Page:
Why is it Important to Warm-Up?
The purpose of a warm-up is to gradually prepare the heart, lungs, blood vessels, and muscles for safe and comfortable exercise.
People with heart disease have narrowed coronary arteries because there are plaque deposits on the inner lining of the arteries. The narrowed coronary arteries restrict the flow of blood to the heart.
A warm-up allows your blood vessels, including the coronary arteries, to relax and open up. This increases the blood flow to the working muscles and the heart. The increased blood flow means that more oxygen is available to the working muscles (such as the legs) and to the heart muscle. This allows the body to exercise without too much physical stress. This means:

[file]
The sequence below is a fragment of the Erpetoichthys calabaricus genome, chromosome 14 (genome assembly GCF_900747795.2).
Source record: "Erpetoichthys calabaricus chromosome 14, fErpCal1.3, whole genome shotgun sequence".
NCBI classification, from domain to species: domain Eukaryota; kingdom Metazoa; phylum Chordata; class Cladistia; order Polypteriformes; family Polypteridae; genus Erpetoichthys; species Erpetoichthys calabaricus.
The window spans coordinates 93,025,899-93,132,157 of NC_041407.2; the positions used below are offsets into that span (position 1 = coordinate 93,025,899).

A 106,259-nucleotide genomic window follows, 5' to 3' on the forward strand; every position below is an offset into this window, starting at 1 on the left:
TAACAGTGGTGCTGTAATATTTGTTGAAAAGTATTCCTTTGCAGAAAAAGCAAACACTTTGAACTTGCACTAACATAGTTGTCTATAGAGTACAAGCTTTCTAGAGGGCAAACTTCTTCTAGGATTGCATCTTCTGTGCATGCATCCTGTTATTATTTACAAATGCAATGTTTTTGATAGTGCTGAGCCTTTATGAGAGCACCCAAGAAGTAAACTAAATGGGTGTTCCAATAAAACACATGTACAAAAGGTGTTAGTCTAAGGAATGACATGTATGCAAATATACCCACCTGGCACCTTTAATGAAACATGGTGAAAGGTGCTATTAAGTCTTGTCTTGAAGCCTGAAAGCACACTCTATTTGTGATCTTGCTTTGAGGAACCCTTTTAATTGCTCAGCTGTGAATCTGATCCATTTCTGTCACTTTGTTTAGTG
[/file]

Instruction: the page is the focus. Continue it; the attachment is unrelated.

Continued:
- the demand and supply of oxygen to the heart are in balance
- symptoms of angina, irregular heartbeats, dizziness and shortness of breath are less
How Do I Warm Up?
Your warm-up can be the same type of exercise you are doing to train your heart and lungs.
- If you are walking for your exercise, then your warm-up can be walking.
- If you are cycling for your exercise, then you can warm up by cycling.
To make sure you warm up safely:
- warm up for at least 5 minutes
- warm up at a lower intensity or speed than your prescribed exercise
- If you walk for your exercise, then walk at a slow pace
- If you exercise on a stationary bicycle, then cycle at a slow pedal speed, with little or no resistance